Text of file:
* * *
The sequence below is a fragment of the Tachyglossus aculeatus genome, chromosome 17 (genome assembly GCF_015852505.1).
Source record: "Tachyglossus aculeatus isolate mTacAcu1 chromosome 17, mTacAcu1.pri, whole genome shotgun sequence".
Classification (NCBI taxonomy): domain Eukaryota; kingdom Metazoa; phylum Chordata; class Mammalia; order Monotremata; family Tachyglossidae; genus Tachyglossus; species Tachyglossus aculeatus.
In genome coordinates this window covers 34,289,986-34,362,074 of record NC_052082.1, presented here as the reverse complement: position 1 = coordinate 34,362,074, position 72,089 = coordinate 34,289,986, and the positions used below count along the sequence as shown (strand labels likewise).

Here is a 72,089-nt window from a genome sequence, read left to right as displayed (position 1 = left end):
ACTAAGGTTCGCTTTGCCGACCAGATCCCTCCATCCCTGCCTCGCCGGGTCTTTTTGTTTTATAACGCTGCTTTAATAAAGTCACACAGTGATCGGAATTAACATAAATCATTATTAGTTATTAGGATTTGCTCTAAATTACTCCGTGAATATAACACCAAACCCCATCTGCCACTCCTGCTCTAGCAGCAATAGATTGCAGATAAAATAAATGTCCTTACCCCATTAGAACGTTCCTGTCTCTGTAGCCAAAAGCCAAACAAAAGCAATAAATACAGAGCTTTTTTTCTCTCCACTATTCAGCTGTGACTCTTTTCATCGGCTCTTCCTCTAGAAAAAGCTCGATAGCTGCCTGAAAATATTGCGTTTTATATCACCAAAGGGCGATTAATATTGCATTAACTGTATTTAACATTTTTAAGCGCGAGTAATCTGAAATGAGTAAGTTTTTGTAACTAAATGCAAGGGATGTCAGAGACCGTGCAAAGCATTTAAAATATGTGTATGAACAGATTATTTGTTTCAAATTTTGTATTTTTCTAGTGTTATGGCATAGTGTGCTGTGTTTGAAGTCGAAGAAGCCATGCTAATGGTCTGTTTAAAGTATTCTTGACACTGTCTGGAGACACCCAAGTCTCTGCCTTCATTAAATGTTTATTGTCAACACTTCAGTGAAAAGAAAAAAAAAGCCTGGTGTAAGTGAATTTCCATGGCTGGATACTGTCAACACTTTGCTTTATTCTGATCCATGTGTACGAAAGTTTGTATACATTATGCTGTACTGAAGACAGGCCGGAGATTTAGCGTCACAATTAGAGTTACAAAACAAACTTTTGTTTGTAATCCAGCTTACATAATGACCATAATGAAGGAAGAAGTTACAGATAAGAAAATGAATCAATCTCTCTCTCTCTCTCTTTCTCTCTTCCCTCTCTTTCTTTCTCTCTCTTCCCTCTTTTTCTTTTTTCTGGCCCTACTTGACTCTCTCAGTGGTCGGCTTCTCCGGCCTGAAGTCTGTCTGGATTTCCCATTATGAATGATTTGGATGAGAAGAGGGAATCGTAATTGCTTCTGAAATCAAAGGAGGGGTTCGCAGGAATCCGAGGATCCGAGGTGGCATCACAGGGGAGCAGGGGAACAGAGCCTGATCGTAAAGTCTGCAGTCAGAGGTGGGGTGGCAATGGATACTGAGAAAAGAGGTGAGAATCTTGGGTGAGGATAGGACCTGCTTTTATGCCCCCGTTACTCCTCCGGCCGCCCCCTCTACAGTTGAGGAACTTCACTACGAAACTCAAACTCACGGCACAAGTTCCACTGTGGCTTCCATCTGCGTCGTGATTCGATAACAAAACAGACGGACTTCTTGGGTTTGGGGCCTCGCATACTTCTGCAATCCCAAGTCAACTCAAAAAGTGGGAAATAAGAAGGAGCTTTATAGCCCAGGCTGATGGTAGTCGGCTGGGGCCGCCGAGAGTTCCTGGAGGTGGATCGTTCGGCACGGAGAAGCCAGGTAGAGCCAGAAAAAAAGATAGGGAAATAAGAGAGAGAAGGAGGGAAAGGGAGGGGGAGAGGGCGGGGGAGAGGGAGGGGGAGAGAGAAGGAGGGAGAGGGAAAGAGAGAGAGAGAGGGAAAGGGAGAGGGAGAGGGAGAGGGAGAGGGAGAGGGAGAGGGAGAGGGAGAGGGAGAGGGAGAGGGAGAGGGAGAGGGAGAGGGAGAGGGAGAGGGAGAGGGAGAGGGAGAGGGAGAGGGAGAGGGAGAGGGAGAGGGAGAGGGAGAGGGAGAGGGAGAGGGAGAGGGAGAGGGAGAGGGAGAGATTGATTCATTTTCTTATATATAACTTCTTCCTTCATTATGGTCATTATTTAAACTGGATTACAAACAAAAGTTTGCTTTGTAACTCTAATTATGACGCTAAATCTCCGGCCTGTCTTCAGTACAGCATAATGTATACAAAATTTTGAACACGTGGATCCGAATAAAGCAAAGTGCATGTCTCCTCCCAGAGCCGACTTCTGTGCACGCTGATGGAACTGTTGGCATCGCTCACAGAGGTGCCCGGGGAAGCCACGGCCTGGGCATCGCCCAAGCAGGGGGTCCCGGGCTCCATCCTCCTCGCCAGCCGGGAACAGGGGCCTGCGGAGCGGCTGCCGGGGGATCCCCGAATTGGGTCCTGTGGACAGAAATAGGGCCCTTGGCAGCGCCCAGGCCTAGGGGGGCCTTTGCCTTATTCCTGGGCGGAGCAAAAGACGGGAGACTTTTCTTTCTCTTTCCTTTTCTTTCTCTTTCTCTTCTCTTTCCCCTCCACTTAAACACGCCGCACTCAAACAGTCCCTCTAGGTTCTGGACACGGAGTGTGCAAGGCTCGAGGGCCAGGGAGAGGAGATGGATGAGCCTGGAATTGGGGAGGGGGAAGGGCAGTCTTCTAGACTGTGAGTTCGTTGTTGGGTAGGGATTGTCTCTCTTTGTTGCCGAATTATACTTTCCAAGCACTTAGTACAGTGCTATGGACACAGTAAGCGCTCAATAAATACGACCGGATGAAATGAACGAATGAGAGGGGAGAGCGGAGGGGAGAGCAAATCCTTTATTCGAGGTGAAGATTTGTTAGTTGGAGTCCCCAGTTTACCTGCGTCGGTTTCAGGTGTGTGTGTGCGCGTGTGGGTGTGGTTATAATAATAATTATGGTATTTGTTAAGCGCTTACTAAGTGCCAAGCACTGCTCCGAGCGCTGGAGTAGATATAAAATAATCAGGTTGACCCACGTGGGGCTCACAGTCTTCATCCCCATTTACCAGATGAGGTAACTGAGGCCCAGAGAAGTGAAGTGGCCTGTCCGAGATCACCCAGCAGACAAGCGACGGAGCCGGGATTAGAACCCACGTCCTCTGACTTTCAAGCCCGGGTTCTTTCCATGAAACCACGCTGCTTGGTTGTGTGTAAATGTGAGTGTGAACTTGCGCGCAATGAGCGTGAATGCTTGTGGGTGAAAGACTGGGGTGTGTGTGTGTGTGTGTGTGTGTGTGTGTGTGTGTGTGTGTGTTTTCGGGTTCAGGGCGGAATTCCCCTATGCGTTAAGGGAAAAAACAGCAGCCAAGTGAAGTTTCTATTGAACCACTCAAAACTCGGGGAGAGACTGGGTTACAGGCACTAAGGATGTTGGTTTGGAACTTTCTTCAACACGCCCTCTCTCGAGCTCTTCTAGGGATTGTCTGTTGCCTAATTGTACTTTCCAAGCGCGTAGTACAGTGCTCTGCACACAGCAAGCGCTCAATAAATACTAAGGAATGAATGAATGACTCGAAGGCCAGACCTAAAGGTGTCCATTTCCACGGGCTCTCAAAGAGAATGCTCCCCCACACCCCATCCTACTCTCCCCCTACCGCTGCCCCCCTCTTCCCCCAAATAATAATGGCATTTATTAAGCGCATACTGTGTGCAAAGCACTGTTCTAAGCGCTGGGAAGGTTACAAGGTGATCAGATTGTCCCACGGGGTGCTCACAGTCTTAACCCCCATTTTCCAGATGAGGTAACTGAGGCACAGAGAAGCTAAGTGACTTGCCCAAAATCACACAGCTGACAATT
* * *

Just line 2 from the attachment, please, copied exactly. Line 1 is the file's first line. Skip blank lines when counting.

Source record: "Tachyglossus aculeatus isolate mTacAcu1 chromosome 17, mTacAcu1.pri, whole genome shotgun sequence".